When he was a starving rescue prospect with a meager rating of barely 1 on the Henneke Scale, he had serious aggression issues with food. The Henneke Scale is an objective measurement of a horse's body condition. The lowest rating, 1, describes a horse with protruding ribs and bones projecting prominently. It is a rating that doesn't portend a good outcome, even as it tells a story of obscene neglect. "We brought him back to health," Benetz said. "We worked with him a couple of months, to get over the food aggression. Then we put him at Graterford with other horses. We let the other horses teach him that there's plenty of food, and you're not going to go hungry."
While the horses work on teaching each other how to live peacefully and enjoy life without fear and pain, the inmates work on the horses. Lill is impressed with the way they approach their responsibilities. "The inmates are conscientious. If they see something we don't see, they're right on it. They want to make sure the horses are all right."
Although they've only been hosting Last Chance Ranch horses for a little over a year, Hiltner and Lill want to expand the program, and bring in more horses. "I'm happy with the progress so far, but I know it could be so much more," Hiltner said, noting that the prison farm raises enough hay to feed the horses.
"We have the land. We have the hay. Cost-wise it's not expensive. It keeps the inmates busy and they enjoy it. I'd like to be able to step it up a little more," Lill said. "I'd like to be able to ride these guys." In the back of his mind, Lill is thinking about ways he and his crew can get Benetz's horses ready for adoption. He's re-grading space for a round pen, and firmly believes that giving the horses a taste of Graterford's trails would help them become more adoptable. "The trails out here are unbelievable. You can't really make a horse totally bomb-proof, but they see a lot here, and get used to a lot," he said. He rides the trails every day and sees foxes, deer, turkeys and other spooky distractions.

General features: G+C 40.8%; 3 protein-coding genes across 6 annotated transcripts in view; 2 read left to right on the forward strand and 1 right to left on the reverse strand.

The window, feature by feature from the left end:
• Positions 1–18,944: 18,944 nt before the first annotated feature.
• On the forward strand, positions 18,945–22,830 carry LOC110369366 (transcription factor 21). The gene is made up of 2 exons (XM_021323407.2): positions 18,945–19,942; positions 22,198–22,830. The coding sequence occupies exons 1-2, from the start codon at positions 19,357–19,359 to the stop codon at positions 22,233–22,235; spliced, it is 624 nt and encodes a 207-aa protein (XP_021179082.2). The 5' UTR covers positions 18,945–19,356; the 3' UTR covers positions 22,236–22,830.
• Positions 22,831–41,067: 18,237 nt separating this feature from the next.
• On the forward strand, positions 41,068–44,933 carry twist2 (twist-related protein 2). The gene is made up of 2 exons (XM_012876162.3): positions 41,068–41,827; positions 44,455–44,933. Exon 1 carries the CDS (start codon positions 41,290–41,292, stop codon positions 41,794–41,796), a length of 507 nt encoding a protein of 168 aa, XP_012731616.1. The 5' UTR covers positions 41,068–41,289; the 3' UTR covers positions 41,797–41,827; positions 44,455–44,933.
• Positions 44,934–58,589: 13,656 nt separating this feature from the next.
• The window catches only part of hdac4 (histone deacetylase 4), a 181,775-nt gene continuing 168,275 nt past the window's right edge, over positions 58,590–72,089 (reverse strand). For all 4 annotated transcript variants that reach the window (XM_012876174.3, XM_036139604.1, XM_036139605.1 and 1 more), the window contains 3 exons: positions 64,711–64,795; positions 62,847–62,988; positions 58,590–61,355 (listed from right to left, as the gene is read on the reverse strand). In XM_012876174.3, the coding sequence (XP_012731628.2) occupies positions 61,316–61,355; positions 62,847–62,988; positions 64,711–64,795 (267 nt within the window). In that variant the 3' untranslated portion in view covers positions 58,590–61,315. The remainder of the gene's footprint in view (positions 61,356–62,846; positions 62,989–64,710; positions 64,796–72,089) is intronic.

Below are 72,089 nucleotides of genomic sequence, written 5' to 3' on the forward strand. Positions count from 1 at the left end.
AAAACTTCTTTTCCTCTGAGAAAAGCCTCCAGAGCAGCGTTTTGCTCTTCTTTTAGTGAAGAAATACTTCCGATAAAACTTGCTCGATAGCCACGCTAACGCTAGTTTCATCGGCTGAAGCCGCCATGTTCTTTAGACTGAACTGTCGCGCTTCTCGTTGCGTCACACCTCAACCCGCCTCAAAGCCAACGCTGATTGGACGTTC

Hiltner said that the top management of Graterford is committed to programs such as the partnership with Last Chance Ranch. "They're pretty adamant that we put stuff out that benefits the community." He said that some of the housing developments that have grown up nearby no longer look out at blank fields. The homeowners can look across the roads and see horses grazing. They may not know the history of the horses they see, but the scene is nonetheless compelling.
The challenge is resources. "The only problem we're encountering is basically staff and inmates," Lill said. The program adds responsibility without adding too many ways to accommodate more responsibility. As he walks through the run-in shed, he introduces the horses—most of them eager for human contact. Their names tell part of their stories. Wreck. Thistle, a seven-year-old part draft with a bad knee. "She got her name because she was covered in thistles when we got her," Benetz said. "We had to cut away a lot of her tail and her mane because we couldn't get the thistles out."
There are 19 rescue horses at Graterford now. How many more could they handle? Lill waves his hand in an arc across the horizon. "We've got 80 acres. How many horses will that hold?"
"It's great—a perfect situation for the horses," Benetz said. "It brings out compassion, and it's just beautiful to see." She has seen the difference in the horses and the difference in the people, and it never ceases to amaze her. "There was one guy released last May. An older guy. He was in tears leaving. He knew those horses and every little bump and nick on them."
Compassion is a salve that heals the wounds of the patient as well as the doctor, and that is part of what drives Hiltner, Lill and Benetz. "When you step back and look at the bigger picture," Hiltner said "are we that much different than the people we see here?"